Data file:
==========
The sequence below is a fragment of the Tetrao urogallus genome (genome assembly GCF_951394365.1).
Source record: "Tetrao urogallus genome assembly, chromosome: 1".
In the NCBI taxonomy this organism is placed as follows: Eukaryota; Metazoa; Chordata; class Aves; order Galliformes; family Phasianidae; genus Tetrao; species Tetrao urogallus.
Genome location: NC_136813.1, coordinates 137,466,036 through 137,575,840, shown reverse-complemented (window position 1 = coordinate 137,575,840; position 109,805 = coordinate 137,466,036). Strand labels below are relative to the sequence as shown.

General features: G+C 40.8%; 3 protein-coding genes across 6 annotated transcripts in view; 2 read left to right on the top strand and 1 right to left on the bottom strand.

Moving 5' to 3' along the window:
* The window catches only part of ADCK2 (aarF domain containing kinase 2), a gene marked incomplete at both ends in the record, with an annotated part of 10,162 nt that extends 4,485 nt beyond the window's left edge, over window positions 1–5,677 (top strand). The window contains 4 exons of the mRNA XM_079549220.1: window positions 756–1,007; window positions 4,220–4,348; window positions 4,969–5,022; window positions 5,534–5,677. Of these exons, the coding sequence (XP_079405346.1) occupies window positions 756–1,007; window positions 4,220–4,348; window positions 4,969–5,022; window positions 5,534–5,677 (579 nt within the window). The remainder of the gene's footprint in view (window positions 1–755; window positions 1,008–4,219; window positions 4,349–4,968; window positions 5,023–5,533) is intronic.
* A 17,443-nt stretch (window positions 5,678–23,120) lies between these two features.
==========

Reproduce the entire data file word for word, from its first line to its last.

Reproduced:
The sequence below is a fragment of the Tetrao urogallus genome (genome assembly GCF_951394365.1).
Source record: "Tetrao urogallus genome assembly, chromosome: 1".
In the NCBI taxonomy this organism is placed as follows: Eukaryota; Metazoa; Chordata; class Aves; order Galliformes; family Phasianidae; genus Tetrao; species Tetrao urogallus.
Genome location: NC_136813.1, coordinates 137,466,036 through 137,575,840, shown reverse-complemented (window position 1 = coordinate 137,575,840; position 109,805 = coordinate 137,466,036). Strand labels below are relative to the sequence as shown.

General features: G+C 40.8%; 3 protein-coding genes across 6 annotated transcripts in view; 2 read left to right on the top strand and 1 right to left on the bottom strand.

Moving 5' to 3' along the window:
* The window catches only part of ADCK2 (aarF domain containing kinase 2), a gene marked incomplete at both ends in the record, with an annotated part of 10,162 nt that extends 4,485 nt beyond the window's left edge, over window positions 1–5,677 (top strand). The window contains 4 exons of the mRNA XM_079549220.1: window positions 756–1,007; window positions 4,220–4,348; window positions 4,969–5,022; window positions 5,534–5,677. Of these exons, the coding sequence (XP_079405346.1) occupies window positions 756–1,007; window positions 4,220–4,348; window positions 4,969–5,022; window positions 5,534–5,677 (579 nt within the window). The remainder of the gene's footprint in view (window positions 1–755; window positions 1,008–4,219; window positions 4,349–4,968; window positions 5,023–5,533) is intronic.
* A 17,443-nt stretch (window positions 5,678–23,120) lies between these two features.